Question: BEFORE my reactive dog is lost, what can I do to set her up for success (if possible) in a situation where she is lost and needing help from strangers
Robin’s Answer: There are a few things you can do to help Penny in the event she does get lost. First of all, for dogs that are more fearful I would play the “Gotcha” game with them frequently. This is a game that helps the dog to make a fun association (usually between food, a toy or a game of chase) and being grabbed. To play the game, get some tasty treats and gently touch Penny’s collar why saying, “Gotcha” and then immediately give her a treat. Practice this over and over working up to where you can touch the collar with a little more force, and even where you can pull the collar a bit. The idea here is to help desensitize Penny to having her collar grabbed. If she gets good at this game, you can see if other people can try it too. Just be sure not to overwhelm her. If she doesn't eat the treats, then you may be moving through the training process too quickly.
The other thing I would do with Penny (and with all dogs really) is to get them used to being in a crate. Most likely if someone catches Penny they will restrain her in a crate. So, having a dog that is comfortable in a crate is a huge plus. You want her to feel comfortable being alone in a small enclosure.
Lastly, I would make up “Lost Dog” flyers NOW, while Penny is happily sitting in your home. These flyers should include two photos of Penny, one that is a full side body shot and one that is a clear head shot. Also include the text “Lost Dog,” Penny’s name, breed description (say black and white small dog rather than Boston Terrier because some people may not know what a Boston Terrier is!), and two phone numbers. Don’t worry about the collar color, location or anything else because it will just clutter the flyer. However, you do want to add “DO NOT CHASE” and “FEARFUL: USE TREATS AND APPROACH SLOWLY”. This might help to remind those who are looking for Penny that she needs some special handling. The reason you are making this 8 ½ X 11 sign in advance is so that you have it ready the instant you realize your dog is lost. You can quickly make copies and start putting them out!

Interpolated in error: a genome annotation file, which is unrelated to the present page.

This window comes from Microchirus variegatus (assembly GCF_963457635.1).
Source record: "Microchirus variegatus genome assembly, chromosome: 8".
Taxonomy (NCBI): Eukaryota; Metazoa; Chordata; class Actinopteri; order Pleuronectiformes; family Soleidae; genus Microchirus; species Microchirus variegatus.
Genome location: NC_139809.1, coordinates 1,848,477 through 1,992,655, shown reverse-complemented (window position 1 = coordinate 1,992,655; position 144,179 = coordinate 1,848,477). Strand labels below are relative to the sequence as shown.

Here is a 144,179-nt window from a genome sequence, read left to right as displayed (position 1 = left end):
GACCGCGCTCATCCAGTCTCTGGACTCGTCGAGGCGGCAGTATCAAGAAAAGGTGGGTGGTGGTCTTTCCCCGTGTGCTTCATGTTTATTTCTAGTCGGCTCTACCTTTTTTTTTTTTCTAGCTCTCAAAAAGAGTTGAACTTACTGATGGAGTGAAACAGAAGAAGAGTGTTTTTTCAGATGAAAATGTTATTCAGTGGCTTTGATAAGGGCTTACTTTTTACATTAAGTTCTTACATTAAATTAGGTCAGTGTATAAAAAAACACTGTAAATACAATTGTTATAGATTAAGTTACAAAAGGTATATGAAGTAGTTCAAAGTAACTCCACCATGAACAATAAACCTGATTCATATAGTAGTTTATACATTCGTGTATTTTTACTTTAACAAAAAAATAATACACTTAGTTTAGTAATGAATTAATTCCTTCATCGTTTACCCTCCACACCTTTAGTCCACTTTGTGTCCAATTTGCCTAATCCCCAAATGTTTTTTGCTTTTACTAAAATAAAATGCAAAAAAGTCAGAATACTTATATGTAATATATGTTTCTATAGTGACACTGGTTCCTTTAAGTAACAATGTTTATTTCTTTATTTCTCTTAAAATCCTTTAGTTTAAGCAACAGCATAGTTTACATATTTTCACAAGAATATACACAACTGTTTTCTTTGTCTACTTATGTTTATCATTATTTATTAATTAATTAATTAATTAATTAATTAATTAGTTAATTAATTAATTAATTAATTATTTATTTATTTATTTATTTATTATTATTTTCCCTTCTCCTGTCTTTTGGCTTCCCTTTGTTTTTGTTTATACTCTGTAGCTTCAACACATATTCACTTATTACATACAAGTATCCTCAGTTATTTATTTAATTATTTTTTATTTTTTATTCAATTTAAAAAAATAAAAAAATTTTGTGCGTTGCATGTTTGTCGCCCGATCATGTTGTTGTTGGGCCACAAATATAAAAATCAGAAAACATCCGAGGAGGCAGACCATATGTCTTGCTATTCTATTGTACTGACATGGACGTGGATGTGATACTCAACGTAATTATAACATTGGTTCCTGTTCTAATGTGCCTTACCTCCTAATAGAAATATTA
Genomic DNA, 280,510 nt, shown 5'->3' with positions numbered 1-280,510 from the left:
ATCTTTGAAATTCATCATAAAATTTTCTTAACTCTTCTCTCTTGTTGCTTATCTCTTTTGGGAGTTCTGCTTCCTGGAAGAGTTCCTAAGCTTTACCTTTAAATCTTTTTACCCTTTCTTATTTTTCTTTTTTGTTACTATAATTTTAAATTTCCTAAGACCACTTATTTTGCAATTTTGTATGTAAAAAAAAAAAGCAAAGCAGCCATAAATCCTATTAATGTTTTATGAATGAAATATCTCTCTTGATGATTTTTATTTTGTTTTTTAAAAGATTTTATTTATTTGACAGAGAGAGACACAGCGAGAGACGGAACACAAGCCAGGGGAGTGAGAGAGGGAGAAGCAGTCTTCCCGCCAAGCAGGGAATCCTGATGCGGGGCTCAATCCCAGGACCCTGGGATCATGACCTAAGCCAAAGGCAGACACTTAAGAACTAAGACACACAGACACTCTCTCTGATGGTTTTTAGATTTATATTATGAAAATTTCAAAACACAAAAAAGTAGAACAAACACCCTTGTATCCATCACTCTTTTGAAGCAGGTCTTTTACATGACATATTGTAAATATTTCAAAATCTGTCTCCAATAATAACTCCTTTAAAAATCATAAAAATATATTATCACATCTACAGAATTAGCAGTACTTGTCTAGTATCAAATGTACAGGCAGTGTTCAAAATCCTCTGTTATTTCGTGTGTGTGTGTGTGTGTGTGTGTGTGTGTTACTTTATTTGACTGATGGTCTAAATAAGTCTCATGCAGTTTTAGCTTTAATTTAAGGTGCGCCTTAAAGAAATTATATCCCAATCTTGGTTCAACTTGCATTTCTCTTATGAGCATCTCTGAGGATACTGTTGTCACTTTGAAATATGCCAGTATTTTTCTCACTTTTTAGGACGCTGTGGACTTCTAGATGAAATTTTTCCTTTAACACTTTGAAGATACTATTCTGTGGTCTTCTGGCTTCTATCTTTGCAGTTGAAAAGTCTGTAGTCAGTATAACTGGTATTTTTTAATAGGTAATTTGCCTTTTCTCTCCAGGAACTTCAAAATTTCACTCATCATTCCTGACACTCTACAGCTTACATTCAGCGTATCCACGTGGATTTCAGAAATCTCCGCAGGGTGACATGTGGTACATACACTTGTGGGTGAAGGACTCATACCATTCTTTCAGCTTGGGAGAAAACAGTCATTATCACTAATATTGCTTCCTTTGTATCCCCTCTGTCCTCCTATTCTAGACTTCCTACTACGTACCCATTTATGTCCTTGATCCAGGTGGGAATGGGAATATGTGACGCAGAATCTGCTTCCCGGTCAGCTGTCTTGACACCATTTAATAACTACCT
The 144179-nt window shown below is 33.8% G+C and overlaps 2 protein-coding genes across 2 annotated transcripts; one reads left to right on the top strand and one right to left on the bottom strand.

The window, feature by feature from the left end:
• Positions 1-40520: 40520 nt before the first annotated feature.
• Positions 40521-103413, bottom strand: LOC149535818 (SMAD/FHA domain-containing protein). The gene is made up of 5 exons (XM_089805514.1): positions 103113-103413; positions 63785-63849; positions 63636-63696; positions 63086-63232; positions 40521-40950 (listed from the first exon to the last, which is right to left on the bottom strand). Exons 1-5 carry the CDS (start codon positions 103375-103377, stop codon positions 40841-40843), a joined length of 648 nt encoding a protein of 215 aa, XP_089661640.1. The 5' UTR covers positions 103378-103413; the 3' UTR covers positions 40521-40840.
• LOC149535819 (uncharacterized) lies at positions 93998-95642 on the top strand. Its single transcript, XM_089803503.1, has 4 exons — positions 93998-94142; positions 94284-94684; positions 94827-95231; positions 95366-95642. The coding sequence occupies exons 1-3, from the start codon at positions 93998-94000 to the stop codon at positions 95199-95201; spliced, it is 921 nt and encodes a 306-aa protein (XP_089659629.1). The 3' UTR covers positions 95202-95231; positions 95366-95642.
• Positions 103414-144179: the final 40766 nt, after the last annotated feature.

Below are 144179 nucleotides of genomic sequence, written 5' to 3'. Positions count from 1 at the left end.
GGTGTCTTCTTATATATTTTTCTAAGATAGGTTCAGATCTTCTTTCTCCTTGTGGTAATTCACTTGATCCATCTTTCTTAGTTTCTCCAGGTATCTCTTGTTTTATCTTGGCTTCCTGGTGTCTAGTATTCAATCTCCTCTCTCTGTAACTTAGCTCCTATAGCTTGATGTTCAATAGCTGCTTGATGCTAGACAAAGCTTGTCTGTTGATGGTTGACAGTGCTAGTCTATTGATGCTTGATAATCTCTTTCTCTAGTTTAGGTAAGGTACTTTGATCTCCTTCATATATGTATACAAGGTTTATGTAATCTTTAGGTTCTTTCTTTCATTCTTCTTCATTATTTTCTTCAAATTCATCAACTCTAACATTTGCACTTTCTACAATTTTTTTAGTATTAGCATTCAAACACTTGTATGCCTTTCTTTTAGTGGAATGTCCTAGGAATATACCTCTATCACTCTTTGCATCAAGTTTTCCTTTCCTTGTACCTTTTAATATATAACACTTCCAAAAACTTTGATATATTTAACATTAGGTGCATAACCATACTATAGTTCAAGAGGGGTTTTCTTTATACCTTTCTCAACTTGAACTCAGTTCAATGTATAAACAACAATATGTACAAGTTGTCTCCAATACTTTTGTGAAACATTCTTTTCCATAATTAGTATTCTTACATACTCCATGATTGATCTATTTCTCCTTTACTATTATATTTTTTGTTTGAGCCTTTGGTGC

Question: Once she is lost? What can I do? Is there anything in my power to mitigate?
Robin’s Answer: Once Penny is lost the key is really going to be notifying those who might end up with her. Contact any local veterinarians, animal shelters, rescue groups, etc and let them know of Penny’s personality traits (including her ability to be a “jerk”). If possible, send them a digital copy of your lost dog flyer with the explanation that Penny is well loved even if she does act like a jerk!
The biggest thing to do continue to stay in touch with anyone who might end up with Penny so that you can retrieve her from her finder as soon as possible!
Question: How can I, as a pet industry professional and educator, help the “finders” of reactive dogs get out with all ten fingers and other body parts intact?
Robin’s Answer: Anyone dealing with a lost dog needs to understand canine body language. Knowing what a dog looks like when they are scared will help the finder know how to approach. Generally speaking a slow approach, tossing really tasty treats and talking slowly to the dog, is best. Even better, stop several feet from the dog and encourage the dog to come to you. This might take some patience and waiting but is more likely to end in success. When approaching, turn sideways and avoid eye contact because both those things will help you become less threatening to the dog.
So there you have it. Advice from leading dog training expert, Robin Bennett, on how to prepare for when your “yes-shes-cute-but-shes-a-snark-monster” pup gets lost, and what to do if the unthinkable happens.
Check out Robin's website by clicking here.